Inspections, Compliance, Enforcement, and Criminal Investigations
[Federal Register: April 3, 1997 (Volume 62, Number 64)]
From the Federal Register Online via GPO Access [wais.access.gpo.gov]
DEPARTMENT OF HEALTH AND HUMAN SERVICES
Food and Drug Administration
[Docket No. 93N-0457]
Robert Elbert; Denial of Hearing; Final Debarment Order
AGENCY: Food and Drug Administration, HHS.
SUMMARY: The Food and Drug Administration (FDA) denies Robert Elbert's
request for a hearing and issues a final order permanently debarring
Robert Elbert, 15000 SW. David Lane, apt. G-61, Lake Oswego, OR 97035,
from providing services in any capacity to a person that has an
approved or pending drug product application. FDA bases this order on
its finding that Mr. Elbert was convicted of a felony under Federal law
for conduct relating to the regulation of a drug product under the
Federal Food, Drug, and Cosmetic Act (the act).
EFFECTIVE DATE: April 3, 1997.
ADDRESSES: Application for termination of debarment to the Dockets
Management Branch (HFA-305), Food and Drug Administration, 12420
Parklawn Dr., rm. 1-23, Rockville, MD 20857.
FOR FURTHER INFORMATION CONTACT: Mary E. Catchings, Center for Drug
Evaluation and Research (HFD-7), Food and Drug Administration, 7500
Standish Pl., Rockville, MD 20855, 301-594-2041.
On December 12, 1991, the United States District Court for the
District of Oregon entered judgment against Mr. Robert Elbert, doing
business as Thrifty Drug Store, under a plea of guilty, for one count
of knowingly selling, purchasing, and trading drug samples, a Federal
felony offense under sections 301(t) of the act (21 U.S.C. 331(t)),
303(b)(1) of the act (21 U.S.C. 333(b)(1)), and 503(c)(1) of the act
(21 U.S.C. 353(c)(1)).
In a certified letter received by Mr. Elbert on September 14, 1994,
the then-Acting Deputy Commissioner for Operations offered Mr. Elbert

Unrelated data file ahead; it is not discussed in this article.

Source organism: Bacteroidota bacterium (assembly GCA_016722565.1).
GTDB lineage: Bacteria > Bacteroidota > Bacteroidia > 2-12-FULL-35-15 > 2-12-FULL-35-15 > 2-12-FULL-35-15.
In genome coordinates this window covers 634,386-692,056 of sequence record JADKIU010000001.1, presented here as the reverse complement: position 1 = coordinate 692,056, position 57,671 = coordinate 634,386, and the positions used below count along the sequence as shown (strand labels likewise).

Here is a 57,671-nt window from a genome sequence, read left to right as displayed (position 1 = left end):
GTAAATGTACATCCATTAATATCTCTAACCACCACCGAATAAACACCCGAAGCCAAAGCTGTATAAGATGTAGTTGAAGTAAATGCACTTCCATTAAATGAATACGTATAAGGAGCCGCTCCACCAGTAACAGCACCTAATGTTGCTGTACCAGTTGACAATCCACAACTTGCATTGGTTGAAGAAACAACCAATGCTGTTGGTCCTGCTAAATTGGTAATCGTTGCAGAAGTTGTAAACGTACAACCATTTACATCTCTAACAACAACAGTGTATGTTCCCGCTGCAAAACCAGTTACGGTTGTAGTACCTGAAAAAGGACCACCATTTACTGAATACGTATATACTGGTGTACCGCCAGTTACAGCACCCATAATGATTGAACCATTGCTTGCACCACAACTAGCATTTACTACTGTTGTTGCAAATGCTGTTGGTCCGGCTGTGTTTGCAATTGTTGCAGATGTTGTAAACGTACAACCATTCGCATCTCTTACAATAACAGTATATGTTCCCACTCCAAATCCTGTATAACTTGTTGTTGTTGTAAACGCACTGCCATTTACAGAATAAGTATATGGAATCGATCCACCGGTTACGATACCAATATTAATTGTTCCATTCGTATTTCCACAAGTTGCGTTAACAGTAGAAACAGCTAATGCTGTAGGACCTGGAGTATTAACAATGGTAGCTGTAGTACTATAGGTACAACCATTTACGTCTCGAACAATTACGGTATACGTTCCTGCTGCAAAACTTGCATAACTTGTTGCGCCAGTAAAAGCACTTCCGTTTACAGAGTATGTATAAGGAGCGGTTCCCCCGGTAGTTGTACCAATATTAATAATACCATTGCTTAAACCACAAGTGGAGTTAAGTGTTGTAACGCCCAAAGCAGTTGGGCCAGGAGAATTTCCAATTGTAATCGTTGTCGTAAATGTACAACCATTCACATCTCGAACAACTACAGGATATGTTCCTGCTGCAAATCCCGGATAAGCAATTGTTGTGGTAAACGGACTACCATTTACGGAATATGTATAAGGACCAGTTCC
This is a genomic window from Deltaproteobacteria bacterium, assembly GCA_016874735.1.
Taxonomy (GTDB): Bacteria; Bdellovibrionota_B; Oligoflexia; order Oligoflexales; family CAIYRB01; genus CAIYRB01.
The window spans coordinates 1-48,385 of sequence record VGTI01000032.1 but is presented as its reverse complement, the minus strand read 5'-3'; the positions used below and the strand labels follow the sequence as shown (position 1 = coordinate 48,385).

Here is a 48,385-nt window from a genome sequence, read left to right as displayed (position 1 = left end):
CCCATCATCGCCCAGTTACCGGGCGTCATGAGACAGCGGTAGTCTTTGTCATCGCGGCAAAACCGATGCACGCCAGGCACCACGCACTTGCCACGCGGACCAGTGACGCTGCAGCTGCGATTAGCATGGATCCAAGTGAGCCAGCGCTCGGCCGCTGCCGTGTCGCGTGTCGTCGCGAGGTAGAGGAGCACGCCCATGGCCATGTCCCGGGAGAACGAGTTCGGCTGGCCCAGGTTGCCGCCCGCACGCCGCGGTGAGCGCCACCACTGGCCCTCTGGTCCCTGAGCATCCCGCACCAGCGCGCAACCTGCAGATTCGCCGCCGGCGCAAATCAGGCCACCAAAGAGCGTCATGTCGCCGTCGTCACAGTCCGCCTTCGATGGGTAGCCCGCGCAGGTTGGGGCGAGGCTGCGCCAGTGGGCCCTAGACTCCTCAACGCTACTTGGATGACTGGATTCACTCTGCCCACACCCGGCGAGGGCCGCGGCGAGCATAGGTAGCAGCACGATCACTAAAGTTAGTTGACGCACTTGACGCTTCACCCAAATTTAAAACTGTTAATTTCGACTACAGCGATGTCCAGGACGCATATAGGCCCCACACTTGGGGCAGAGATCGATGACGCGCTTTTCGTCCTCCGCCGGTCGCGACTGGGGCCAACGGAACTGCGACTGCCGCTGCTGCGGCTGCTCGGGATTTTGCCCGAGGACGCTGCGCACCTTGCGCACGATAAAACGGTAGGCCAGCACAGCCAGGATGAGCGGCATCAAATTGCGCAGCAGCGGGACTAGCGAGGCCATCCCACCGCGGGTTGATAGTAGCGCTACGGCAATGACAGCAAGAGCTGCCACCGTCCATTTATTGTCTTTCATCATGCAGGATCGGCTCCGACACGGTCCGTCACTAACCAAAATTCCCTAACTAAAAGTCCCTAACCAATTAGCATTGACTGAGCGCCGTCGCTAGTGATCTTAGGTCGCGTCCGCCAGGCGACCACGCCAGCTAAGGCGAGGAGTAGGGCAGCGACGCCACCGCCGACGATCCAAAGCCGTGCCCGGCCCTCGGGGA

an opportunity for a hearing on the agency's proposal to issue an order
under section 306(a) of the act (21 U.S.C. 335a(a)) debarring him from
providing services in any capacity to a person that has an approved or
pending drug product application. FDA based the proposal to debar Mr.
Elbert on its finding that he had been convicted of a felony under
Federal law for conduct relating to the regulation of a drug product.
The certified letter informed Mr. Elbert that his request for a
hearing could not rest upon mere allegations or denials, but must
present specific facts showing that there was a genuine and substantial
issue of fact requiring a hearing. The letter also notified Mr. Elbert
that, if it conclusively appeared from the face of the information and
factual analyses in his request for a hearing that there was no genuine
and substantial issue of fact which precluded the order of debarment,
FDA would enter summary judgment against him and deny his request for a
In a letter dated October 11, 1994, Mr. Elbert requested a hearing,
and in a letter dated November 9, 1994, Mr. Elbert submitted arguments
and information in support of his hearing request. In his request for a
hearing, Mr. Elbert does not dispute that he was convicted of a felony
under Federal law as alleged by FDA. He argues, however, that the
agency's proposal to debar him is unconstitutional because a
retroactive application of the debarment provisions would violate the
U.S. Constitution's ex post facto, due process, and equal protection
The Deputy Commissioner for Operations has considered Mr. Elbert's
arguments and concludes that they are unpersuasive and fail to raise a
genuine and substantial issue of fact requiring a hearing. The legal
arguments that Mr. Elbert offers do not create a basis for a hearing
(see 21 CFR 12.24(b)(1)). Mr. Elbert's arguments are discussed below.
II. Mr. Elbert's Arguments in Support of a Hearing
A. Ex Post Facto Argument
Mr. Elbert first argues that the ex post facto clause of the U.S.
Constitution prohibits application of section 306(a)(2) of the act to
him because this section was not in effect at the time of Mr. Elbert's
criminal conduct. The Generic Drug Enforcement Act (GDEA) of 1992,
including section 306(a)(2), was enacted on May 13, 1992, and Mr.
Elbert was convicted on December 13, 1991.
An ex post facto law is one that reaches back to punish acts that